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400 Hawaii National Guard troops coming off coronavirus duty

The number of Hawaii National Guard troops on federal active duty for the coronavirus pandemic will drop early next week to 800 from 1,200 as part of a Pentagon “right-sizing” ahead of a “hard stop” set for June 24 for the deployment of almost 46,000 citizen soldiers nationwide, officials said.

The move comes as the Pentagon takes steps toward what it called “returning to normal operations,” but as lawmakers around the country continue to raise concern over ongoing security needs.

The Pentagon said Tuesday that a “conditions-based approach” now is being taken to replace and relax the “stop movement” order that had been in effect for troops since March due to COVID-19.

The order halting duty station changes was in place through June 30. Thousands of military members in Hawaii or with orders to Hawaii are affected by the policy. Service members were required to stop movement both domestically and inter- nationally.

While COVID-19 still presents a risk, “varying conditions across the nation warrant this transition to a tailored approach,” Matthew Donovan, undersecretary of defense for personnel and readiness, said at a news conference.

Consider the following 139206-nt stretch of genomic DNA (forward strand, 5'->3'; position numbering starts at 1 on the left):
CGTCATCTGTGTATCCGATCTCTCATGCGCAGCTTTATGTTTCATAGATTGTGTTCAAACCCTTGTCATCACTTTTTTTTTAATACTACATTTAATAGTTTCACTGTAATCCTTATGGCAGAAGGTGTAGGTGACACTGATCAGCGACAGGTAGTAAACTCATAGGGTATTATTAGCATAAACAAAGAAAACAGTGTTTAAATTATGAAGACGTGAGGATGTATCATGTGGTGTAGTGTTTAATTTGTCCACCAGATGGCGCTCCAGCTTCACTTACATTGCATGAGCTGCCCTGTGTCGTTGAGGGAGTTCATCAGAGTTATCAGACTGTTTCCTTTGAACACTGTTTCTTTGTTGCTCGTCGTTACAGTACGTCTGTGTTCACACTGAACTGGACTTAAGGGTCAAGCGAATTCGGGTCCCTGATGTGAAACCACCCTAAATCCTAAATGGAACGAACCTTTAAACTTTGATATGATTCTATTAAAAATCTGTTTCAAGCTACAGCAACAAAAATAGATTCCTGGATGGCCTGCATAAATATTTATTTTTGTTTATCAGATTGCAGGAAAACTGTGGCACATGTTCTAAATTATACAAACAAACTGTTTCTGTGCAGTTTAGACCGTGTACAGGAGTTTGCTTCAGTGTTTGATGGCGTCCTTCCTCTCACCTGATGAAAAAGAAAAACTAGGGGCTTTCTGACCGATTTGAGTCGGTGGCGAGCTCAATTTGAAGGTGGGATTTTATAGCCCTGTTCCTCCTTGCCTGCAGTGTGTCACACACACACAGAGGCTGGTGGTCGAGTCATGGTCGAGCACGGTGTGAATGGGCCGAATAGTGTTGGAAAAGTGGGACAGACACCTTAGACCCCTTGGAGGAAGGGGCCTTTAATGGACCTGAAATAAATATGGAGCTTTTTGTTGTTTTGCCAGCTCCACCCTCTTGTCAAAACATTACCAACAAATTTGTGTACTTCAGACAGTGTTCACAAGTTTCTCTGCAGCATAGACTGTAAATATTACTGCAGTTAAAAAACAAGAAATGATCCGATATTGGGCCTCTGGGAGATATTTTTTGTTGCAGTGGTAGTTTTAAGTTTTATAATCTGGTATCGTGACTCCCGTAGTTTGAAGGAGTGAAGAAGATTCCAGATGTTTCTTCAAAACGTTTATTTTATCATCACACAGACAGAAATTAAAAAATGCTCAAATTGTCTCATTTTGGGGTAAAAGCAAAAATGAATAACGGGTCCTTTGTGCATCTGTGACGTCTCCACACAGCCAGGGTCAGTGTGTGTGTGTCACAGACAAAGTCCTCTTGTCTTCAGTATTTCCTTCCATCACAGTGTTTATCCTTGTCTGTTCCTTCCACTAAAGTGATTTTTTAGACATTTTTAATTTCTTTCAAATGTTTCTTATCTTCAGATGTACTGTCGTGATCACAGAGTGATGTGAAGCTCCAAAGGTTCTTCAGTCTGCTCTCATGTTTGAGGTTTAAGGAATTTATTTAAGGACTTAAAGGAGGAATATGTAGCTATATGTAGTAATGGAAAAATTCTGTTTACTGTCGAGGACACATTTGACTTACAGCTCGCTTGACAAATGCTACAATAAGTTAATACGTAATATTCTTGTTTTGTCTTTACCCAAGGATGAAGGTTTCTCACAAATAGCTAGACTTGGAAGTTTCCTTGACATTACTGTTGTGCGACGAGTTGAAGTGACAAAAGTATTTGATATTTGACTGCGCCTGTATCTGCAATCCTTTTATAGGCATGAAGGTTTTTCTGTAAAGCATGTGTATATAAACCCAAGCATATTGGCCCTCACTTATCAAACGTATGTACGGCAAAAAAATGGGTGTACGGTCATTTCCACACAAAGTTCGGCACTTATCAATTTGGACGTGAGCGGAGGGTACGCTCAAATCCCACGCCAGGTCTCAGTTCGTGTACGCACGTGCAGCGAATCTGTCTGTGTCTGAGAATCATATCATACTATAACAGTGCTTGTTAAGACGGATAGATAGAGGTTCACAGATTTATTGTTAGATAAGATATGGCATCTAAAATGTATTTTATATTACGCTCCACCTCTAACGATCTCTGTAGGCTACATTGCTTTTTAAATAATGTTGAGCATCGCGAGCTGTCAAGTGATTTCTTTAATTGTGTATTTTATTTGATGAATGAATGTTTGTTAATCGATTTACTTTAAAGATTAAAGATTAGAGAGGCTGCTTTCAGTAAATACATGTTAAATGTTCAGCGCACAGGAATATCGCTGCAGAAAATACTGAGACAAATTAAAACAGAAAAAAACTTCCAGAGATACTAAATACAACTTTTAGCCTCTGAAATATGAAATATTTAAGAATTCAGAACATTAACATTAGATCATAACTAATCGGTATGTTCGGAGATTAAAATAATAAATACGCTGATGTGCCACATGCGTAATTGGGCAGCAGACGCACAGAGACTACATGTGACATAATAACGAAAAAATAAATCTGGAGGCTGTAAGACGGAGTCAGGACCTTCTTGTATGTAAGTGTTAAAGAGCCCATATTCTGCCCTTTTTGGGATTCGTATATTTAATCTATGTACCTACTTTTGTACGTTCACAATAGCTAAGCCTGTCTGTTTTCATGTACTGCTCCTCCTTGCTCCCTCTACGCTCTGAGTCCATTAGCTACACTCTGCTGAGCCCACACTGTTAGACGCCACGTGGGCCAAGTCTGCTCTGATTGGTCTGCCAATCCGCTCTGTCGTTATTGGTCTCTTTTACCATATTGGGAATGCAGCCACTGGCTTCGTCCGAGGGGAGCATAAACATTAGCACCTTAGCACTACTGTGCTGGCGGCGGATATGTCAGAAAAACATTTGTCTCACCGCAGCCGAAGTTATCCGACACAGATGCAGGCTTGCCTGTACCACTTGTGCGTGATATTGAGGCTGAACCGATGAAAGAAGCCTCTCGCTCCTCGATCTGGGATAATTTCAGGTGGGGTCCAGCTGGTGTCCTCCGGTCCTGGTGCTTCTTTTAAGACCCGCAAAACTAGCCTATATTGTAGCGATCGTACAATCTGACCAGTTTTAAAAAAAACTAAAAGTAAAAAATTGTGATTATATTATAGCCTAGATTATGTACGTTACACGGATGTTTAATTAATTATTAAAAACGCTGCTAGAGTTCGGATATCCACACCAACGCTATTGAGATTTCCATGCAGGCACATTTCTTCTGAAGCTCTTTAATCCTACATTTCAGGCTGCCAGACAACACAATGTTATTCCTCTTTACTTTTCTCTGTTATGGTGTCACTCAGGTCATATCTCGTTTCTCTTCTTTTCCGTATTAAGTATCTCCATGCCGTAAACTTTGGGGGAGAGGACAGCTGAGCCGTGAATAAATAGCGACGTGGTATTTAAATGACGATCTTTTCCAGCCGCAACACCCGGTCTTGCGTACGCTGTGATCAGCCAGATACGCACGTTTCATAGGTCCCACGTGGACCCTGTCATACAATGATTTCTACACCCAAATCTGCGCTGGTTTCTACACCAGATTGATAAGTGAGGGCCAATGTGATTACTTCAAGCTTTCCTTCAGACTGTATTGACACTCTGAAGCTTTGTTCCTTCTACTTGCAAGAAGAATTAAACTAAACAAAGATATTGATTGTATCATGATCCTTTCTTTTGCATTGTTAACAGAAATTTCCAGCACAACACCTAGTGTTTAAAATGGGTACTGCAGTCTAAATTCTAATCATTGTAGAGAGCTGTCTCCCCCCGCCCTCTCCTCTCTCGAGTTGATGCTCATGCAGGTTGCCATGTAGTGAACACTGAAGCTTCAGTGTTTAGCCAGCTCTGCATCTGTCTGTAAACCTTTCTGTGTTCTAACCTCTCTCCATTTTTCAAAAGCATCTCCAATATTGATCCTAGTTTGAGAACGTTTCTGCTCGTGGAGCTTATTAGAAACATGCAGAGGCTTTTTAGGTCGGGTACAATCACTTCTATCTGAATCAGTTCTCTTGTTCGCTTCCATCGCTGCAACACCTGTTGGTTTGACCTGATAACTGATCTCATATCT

The Defense Department said the resumption of unrestricted travel must align with state and regional criteria based on the guidelines of the White House’s Opening Up America guidance.

“Consideration of factors such as removal of shelter-in-place orders and a downward trend of new COVID-19 cases over the preceding 14 days will be used to make a determination for the resumption of movement between states, regions and nations,” Donovan said.

Nearly 80 members of Congress — including U.S. Rep. Ed Case of Hawaii — signed onto a May 20 letter to Defense Secretary Mark Esper noting a previous extension of the federal National Guard duty and asking for another one.